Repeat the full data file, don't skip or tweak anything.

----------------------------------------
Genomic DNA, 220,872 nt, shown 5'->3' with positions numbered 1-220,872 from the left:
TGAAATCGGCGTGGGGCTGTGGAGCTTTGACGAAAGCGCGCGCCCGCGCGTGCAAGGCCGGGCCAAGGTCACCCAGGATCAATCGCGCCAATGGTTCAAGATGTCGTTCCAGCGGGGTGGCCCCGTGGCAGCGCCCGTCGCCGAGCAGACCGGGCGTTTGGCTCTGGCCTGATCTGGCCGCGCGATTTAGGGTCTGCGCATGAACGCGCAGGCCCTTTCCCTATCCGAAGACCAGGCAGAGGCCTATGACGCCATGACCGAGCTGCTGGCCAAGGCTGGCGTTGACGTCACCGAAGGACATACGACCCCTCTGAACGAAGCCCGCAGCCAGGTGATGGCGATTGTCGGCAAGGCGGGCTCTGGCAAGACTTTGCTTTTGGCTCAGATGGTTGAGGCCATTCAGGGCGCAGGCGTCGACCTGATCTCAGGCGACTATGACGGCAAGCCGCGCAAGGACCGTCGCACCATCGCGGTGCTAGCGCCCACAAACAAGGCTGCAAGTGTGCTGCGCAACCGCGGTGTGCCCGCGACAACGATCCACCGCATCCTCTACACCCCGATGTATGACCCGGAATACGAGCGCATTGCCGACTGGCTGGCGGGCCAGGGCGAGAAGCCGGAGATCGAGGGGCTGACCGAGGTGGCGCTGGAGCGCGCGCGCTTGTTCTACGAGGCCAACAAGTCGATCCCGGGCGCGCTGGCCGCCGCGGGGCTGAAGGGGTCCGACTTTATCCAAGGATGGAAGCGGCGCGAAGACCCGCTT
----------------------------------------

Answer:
Genomic DNA, 220,872 nt, shown 5'->3' with positions numbered 1-220,872 from the left:
TGAAATCGGCGTGGGGCTGTGGAGCTTTGACGAAAGCGCGCGCCCGCGCGTGCAAGGCCGGGCCAAGGTCACCCAGGATCAATCGCGCCAATGGTTCAAGATGTCGTTCCAGCGGGGTGGCCCCGTGGCAGCGCCCGTCGCCGAGCAGACCGGGCGTTTGGCTCTGGCCTGATCTGGCCGCGCGATTTAGGGTCTGCGCATGAACGCGCAGGCCCTTTCCCTATCCGAAGACCAGGCAGAGGCCTATGACGCCATGACCGAGCTGCTGGCCAAGGCTGGCGTTGACGTCACCGAAGGACATACGACCCCTCTGAACGAAGCCCGCAGCCAGGTGATGGCGATTGTCGGCAAGGCGGGCTCTGGCAAGACTTTGCTTTTGGCTCAGATGGTTGAGGCCATTCAGGGCGCAGGCGTCGACCTGATCTCAGGCGACTATGACGGCAAGCCGCGCAAGGACCGTCGCACCATCGCGGTGCTAGCGCCCACAAACAAGGCTGCAAGTGTGCTGCGCAACCGCGGTGTGCCCGCGACAACGATCCACCGCATCCTCTACACCCCGATGTATGACCCGGAATACGAGCGCATTGCCGACTGGCTGGCGGGCCAGGGCGAGAAGCCGGAGATCGAGGGGCTGACCGAGGTGGCGCTGGAGCGCGCGCGCTTGTTCTACGAGGCCAACAAGTCGATCCCGGGCGCGCTGGCCGCCGCGGGGCTGAAGGGGTCCGACTTTATCCAAGGATGGAAGCGGCGCGAAGACCCGCTT